What You Need to Know About the Corporate Transparency Act in 2024

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The Corporate Transparency Act (CTA) was signed into federal law as part of the National Defense Authorization Act (NDAA) for 2021. The CTA did not take effect until January 1, 2024, and a court challenge in the United States District Court for the Northern District of Alabama ended with a ruling that the law’s requirement of beneficial ownership information (BOI) is unconstitutional.

In the case of National Small Business United et al. v. Yellen et al., No. 5:22-cv-01448, Dkt. 52 (N.D. Ala 2024), the court ruled that the CTA exceeded the enumerated powers of Congress and that the legislative powers the government cited in the case did not confer the authority for this legislation.

In addition to declaring the CTA unconstitutional, the court’s judgment entered a permanent injunction preventing the government from enforcing the CTA as to the plaintiffs in the case. For the time being, the law may still be enforced against other entities.

The goal of the CTA, as the name suggests, is to increase corporate transparency and, by extension, prevent “shell companies” from engaging in money laundering and funding other illicit activities, including terrorist activities. So why is an estate planning law firm writing about the CTA? Because it also affects families and individuals who use corporations, LLCs, and other corporate entities as part of their estate planning. Because certain types of trusts, both revocable and irrevocable, are often held in these entities, or own corporate entities, they may be subject to the requirements of the CTA.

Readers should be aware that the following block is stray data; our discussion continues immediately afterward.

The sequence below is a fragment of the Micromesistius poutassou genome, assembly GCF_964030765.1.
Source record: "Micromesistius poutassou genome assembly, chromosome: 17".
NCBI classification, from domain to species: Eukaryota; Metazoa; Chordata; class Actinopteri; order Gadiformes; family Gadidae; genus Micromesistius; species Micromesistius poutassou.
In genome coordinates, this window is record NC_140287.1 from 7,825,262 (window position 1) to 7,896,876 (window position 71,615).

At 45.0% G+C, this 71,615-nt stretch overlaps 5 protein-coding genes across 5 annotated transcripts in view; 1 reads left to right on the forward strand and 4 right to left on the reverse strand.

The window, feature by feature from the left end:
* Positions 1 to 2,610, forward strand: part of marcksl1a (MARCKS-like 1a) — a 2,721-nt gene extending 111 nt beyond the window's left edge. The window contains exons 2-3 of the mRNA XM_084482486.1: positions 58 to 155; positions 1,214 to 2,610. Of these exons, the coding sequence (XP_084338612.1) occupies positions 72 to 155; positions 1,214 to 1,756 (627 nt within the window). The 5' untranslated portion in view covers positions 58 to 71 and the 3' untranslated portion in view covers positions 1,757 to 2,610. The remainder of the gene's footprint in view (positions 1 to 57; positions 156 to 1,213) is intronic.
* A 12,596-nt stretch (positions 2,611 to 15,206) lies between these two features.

What is the Corporate Transparency Act?

The Corporate Transparency Act is 22 pages of fine print, so we won’t cover it all in a blog post, but we will break down some of the fundamentals of the CTA. In a nutshell, entities to which the CTA applies (“reporting companies”) must report information about their beneficial owners to the Financial Crimes Enforcement Network (FinCEN), which is a bureau of the U.S. Treasury Department.

What is a “Beneficial Owner?”

A “beneficial owner” is an individual who either exercises “substantial control” over a reporting company, or controls at least 25% of the “ownership interests” of a reporting company.

This control or ownership may be either direct or indirect; FinCEN is more interested in who really has an ownership interest in an LLC or other entity, rather than who is an owner “on paper.” For instance, if XYZ LLC has a 30% ownership interest in ABC LLC, and John Smith is the sole member of XYZ LLC, John Smith would be considered a beneficial owner of ABC LLC.

What Entities Must Report Under the Corporate Transparency Act?

The CTA refers to “reporting companies,” which are generally privately-held companies like corporations and LLCs formed in the United States. However, there are 23 categories of entities that are exempt from these reporting requirements, such as public companies listed on a U.S stock exchange, banks, and public utilities.